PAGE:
A sit down with Khalid Bomba, CEO of the Ethiopian Agricultural Transformation Agency (video interview)

ATA CEO Khalid Bomba

Khalid Bomba, the CEO of the Ethiopian Agricultural Transformation Agency (ATA), recently sat down in a video interview to discuss Ethiopia’s newest agency. Ethiopia may be the site of multiple development projects, but the ATA is a “unique organization” Khalid said during his interview. “The structural issues that constrain the agricultural sector have not been addressed holistically,” he said adding, “The ATA was created to work with partners, particularly the Ministry of Agriculture and the regional bureaus of agriculture, to address the structural issues and ensure the gains… will lead to middle-income country status by 2025.”

Smallholder farmers are a big part of Ethiopia’s farming culture, contributing over 90 percent of agricultural output in the country. The new agency has a mandate to champion the cause of small-scale farmers: “The ATA’s work is focused exclusively on identifying the bottlenecks constraining the development of smallholder[s]…,” Bomba said. Reaching this key group of farmers—to promote efficient farming practices, solve supply and demand issues, provide better access to credit and modern tools— will not only impact smallholders, but will contribute to “overall economic growth of the country.”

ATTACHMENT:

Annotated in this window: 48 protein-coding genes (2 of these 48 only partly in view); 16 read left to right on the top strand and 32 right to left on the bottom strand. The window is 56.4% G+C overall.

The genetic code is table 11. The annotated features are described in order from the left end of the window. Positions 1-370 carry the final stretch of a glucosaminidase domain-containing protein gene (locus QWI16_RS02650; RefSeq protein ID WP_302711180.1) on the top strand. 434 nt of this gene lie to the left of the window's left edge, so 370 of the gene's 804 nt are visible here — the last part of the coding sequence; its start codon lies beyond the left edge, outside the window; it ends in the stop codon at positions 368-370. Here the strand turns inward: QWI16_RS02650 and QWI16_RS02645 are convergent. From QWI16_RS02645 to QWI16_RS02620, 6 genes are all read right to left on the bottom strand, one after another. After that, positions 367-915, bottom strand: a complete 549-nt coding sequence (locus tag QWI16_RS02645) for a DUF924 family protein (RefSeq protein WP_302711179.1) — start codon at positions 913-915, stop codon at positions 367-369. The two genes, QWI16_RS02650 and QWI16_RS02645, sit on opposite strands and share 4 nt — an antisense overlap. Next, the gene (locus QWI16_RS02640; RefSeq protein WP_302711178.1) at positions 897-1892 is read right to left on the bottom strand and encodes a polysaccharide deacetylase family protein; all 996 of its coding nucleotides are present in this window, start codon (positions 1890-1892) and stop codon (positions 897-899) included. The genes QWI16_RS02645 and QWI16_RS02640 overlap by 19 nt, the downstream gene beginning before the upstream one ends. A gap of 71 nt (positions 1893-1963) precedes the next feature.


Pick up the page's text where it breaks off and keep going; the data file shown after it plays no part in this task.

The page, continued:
The agency is only a year old but already, significant projects are underway. Ethiopia’s first digital soil map is being created a “one of a kind project in the world” says Bomba. Teams are mapping the entire country through satellite technology and remote sensing while collecting over 16,000 soil samples. With an up-to-date soil map, farmers will be able to assess the soil fertility needs of their plot and take the needed steps to replenish depleted soils. This will lead to healthier soil, higher productivity, and sustainable land management. IFPRI’s research in identifying the bottlenecks in the fertilizer sector helped the Ministry of Agriculture adopt a new fertilizer projection model to better assess the true needs of farmers: “This kind of research has not only refined the policies of the government of Ethiopia but has saved the government a significant amount of hard currency,” says Bomba.

But the CEO eagerly points out that the ATA is not a permanent bureaucracy in Ethiopia. “We believe the ATA will only exist for 15 to 20 years; acting as a catalyst to transform the agricultural sector over time, and then, once that activity has been undertaken successfully, it will cease to exist.” Here’s more from Bomba on the ATA and the projects underway in Ethiopia.

Read full transcript of the interview with Khalid Bomba  here.